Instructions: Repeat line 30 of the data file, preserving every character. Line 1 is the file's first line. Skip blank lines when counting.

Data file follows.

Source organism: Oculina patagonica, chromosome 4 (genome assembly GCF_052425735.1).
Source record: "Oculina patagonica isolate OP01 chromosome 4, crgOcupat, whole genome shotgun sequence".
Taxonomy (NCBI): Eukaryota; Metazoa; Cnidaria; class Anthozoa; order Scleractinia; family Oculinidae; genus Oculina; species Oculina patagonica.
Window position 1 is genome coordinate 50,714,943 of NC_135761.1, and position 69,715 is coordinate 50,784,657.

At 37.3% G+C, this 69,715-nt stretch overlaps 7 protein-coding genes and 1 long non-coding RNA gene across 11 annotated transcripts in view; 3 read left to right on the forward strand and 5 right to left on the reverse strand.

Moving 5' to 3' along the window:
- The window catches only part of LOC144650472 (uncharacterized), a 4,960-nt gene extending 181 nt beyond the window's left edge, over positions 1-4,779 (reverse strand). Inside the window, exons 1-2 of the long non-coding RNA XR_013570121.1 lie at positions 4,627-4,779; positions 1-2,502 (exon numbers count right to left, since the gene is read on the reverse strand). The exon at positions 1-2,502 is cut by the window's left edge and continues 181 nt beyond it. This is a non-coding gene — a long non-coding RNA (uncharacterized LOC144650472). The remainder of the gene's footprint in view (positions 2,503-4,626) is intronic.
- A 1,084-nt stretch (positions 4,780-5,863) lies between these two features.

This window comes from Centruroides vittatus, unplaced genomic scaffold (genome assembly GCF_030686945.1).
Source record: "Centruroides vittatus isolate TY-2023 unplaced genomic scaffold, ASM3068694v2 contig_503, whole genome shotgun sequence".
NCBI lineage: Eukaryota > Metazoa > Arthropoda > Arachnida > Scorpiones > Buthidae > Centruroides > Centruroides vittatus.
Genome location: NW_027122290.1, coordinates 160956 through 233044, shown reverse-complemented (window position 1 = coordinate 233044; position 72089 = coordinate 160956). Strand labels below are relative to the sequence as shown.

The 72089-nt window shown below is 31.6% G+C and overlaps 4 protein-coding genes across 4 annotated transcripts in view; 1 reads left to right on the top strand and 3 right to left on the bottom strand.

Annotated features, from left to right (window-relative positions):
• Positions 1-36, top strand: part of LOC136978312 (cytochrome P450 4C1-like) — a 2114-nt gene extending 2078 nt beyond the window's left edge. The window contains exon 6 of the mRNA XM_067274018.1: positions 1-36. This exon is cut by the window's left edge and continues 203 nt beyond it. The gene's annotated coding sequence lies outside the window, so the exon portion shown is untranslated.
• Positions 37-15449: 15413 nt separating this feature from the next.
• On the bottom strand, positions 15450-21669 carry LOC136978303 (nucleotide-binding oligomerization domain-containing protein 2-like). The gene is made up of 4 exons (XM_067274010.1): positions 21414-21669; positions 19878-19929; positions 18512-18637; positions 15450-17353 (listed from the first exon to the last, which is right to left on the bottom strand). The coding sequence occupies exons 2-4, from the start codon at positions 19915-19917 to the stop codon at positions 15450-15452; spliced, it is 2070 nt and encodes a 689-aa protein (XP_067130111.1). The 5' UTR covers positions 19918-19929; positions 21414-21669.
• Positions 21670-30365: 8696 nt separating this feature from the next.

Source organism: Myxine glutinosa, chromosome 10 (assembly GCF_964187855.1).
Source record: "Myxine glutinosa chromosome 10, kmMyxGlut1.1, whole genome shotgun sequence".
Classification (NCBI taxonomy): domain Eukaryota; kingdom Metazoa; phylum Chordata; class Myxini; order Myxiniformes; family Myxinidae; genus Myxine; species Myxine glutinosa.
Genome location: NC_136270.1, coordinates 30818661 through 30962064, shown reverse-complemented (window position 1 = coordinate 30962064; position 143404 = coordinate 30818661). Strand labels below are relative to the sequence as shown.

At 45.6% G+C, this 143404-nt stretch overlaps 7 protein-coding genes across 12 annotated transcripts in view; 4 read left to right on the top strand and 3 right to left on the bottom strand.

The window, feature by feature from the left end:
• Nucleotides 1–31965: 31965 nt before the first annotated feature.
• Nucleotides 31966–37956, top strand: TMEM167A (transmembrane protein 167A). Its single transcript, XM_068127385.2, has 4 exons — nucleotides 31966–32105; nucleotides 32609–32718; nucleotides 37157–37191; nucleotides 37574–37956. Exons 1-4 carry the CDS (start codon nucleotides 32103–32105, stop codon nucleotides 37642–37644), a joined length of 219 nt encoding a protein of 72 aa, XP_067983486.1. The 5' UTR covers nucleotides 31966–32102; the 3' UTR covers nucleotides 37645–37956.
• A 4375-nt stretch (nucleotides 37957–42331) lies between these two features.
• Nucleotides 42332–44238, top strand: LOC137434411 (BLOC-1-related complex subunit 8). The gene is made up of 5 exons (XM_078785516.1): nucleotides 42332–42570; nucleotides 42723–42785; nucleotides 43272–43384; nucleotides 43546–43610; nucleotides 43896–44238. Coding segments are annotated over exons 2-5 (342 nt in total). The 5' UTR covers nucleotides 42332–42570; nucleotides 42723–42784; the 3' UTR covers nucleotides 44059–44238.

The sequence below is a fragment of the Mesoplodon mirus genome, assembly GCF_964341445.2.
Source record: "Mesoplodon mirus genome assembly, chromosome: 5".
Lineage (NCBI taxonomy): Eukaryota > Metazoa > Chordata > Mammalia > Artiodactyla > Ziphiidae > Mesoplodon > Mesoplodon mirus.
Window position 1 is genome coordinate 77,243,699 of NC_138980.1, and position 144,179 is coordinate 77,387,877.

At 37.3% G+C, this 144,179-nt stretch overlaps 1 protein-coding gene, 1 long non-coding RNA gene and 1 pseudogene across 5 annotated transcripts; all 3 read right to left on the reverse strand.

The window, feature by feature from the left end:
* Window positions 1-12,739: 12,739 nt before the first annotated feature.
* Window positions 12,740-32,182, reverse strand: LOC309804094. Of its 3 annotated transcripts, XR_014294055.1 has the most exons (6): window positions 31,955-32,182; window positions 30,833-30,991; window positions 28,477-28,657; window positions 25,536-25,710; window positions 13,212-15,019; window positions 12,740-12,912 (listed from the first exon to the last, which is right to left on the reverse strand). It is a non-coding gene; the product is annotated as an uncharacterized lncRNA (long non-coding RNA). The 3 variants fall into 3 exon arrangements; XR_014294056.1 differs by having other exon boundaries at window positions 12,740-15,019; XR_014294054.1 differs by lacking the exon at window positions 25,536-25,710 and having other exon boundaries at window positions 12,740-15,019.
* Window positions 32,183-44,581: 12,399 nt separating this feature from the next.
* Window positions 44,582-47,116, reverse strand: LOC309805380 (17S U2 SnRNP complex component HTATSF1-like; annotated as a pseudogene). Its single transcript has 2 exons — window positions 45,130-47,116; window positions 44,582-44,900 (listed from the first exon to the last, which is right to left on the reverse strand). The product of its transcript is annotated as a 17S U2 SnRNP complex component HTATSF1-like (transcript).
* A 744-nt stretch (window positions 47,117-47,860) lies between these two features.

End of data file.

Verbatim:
Source record: "Mesoplodon mirus genome assembly, chromosome: 5".